Frustration, Inspiration and Friends (bW)

So,
Back to the Derrybawn Project.

I was convinced to spend Tuesdays down in DC a few weeks back. I needed to get out of the house, I was frustrated in the lack of progress on a number of projects, and my house is a depressing wreck as my roommates and I struggle with home renovations.

One day a week, finding new coffee shops, wandering through museums and walking through new neighborhoods, is a good thing.

I start my Tuesdays early, heading out with my roommate when she leaves at 5 in the morning. I found a new coffee place to sit and sketch recently, near the DC Metro stop at Eastern Market. A waiter named Josh has the whole thing down perfectly. Check to see if my coffee (or tea) is low, and otherwise let me sit in the early morning sun and watch the world go by. I think he sneaks looks at my sketches when I’m not paying attention.

Then I pick a museum. Recently it has been the Sackler Gallery, near the Smithsonian. A display on early Chinese bronzes and jade has finally sparked a bit of inspiration in my quest to finish my work on Bloddeuwedd.

For those not familiar with the early Shang Dynasty in China, it is the first dynasty to be documented archaeologically in Chinese history. An earlier dynasty, the Xia, is not documented through archaeological finds, and is often considered a mythical construct. The chronology of these dynasties is provided in the writings of Xiu Lin, and in the Bamboo Annals. The Shang Dynasty is believed to have lasted from about 1600BC to about 1046BC, and was followed by the Zhou Dynasty.

The display of Shang artwork is really amazing. Early bronze vessels and jade pieces are wonderfully complex and dramatic. Animal forms are stylized and shaped in elegant curves. One of the primary motifs in decorating ritual vessels is the Taotie mask. You can search for information on this in Wikipedia. It is a style of mask-like face, created in bold relief, of stylized pieces which are filled in with fine, decorative line designs. Eyes, nose, mouth, wings and claws, all are reduced to bold shapes and contained in clearly defined spaces. The parallels to Northwest Coast Native American art were inescapable.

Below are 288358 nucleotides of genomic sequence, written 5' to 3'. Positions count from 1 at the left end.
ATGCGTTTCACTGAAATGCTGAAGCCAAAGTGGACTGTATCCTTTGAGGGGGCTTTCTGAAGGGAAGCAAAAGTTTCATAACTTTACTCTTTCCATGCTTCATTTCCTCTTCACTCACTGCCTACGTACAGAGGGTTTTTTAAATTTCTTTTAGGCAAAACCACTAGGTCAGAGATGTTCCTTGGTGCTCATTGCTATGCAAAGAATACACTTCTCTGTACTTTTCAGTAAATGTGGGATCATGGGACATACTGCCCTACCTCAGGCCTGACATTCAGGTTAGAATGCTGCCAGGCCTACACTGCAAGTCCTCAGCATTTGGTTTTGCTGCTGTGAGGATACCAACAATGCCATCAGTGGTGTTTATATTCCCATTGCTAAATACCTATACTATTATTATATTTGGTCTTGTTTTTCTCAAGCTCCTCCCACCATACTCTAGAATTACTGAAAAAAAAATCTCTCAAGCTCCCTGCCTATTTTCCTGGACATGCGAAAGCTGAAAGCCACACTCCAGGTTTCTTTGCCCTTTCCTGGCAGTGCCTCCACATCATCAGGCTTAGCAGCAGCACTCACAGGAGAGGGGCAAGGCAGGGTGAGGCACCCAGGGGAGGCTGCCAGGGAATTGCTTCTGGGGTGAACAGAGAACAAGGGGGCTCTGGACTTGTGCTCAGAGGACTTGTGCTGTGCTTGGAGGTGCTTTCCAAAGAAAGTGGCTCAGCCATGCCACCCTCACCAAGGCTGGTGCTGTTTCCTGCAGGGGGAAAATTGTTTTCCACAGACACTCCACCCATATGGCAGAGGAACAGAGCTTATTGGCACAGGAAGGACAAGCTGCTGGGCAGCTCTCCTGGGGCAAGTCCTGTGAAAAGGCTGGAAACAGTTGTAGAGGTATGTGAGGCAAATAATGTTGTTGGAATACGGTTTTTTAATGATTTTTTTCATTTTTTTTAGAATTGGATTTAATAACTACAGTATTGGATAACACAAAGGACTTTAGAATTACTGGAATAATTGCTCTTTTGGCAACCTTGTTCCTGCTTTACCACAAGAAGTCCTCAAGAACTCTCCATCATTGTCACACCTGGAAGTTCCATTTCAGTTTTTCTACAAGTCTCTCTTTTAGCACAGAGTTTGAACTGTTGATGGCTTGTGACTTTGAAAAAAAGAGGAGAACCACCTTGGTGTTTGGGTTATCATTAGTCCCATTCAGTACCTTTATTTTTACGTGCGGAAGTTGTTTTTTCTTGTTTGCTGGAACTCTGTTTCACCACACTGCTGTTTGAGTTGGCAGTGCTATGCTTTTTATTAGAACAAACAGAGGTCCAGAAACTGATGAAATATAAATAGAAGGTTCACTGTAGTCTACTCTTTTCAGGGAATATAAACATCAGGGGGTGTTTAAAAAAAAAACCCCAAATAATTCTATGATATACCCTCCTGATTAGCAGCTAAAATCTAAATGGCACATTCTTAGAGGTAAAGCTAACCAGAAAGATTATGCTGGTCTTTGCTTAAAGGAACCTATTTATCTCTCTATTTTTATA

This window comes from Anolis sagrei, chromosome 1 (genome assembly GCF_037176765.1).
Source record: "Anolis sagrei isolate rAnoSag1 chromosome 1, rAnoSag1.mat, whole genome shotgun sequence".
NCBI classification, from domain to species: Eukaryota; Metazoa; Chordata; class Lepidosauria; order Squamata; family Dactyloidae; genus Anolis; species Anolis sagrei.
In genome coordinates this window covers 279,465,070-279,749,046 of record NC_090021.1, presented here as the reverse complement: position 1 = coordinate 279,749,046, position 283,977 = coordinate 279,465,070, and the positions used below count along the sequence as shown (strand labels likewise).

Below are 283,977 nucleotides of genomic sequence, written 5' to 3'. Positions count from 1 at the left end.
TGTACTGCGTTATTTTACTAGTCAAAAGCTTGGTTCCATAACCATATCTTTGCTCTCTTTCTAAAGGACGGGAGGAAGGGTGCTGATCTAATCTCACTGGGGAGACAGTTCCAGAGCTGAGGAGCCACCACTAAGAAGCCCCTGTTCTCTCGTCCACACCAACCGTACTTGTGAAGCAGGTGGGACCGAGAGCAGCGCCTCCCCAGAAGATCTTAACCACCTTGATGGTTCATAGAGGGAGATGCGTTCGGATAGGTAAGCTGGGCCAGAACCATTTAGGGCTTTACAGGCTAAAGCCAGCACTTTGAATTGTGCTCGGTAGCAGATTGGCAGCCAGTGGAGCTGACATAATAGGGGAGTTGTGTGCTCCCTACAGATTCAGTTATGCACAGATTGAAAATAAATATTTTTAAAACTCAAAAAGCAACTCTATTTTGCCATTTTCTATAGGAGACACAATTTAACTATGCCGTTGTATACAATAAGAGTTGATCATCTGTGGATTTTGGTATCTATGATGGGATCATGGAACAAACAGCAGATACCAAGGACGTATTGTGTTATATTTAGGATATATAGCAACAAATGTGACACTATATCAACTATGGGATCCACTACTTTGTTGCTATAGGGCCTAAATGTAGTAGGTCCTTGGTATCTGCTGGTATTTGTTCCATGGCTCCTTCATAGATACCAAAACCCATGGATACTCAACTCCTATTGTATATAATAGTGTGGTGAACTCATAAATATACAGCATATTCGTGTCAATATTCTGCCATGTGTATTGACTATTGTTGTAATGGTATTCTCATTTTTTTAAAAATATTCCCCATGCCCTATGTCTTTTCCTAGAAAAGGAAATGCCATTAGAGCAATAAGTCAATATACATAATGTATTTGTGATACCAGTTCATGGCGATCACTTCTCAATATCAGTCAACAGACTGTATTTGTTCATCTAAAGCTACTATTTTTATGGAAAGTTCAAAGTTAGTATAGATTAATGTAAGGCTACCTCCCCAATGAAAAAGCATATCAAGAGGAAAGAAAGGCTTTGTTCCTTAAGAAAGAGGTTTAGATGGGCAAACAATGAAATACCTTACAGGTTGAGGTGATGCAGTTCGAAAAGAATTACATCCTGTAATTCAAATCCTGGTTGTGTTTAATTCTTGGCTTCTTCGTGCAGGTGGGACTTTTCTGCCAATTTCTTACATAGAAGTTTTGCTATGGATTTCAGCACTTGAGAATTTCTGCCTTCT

The Shang masks were primarily of unknown creatures, perhaps demons or spirits. But a few were definitely meant to be natural animals. My favorite is a pear-shaped ritual wine vessel, with a mask of an owl on it.

One of the other things I really find fascinating about the Shang artistic style is the line filler between elements of the Taotie masks, which are tiny spirals. It is extremely difficult to get detailed pictures of the fine designs, due to the emphasis of photos on the larger mask motifs. But I am hooked on the idea of the owl mask and spirals for my Bloddeuwedd piece.

I’m definitely working it out.

It is a good thing someone was kind enough to push me to leave my cave and limp down to DC for the day, forced to walk through museums until weary and worn…

Friends make it all worthwhile.

 


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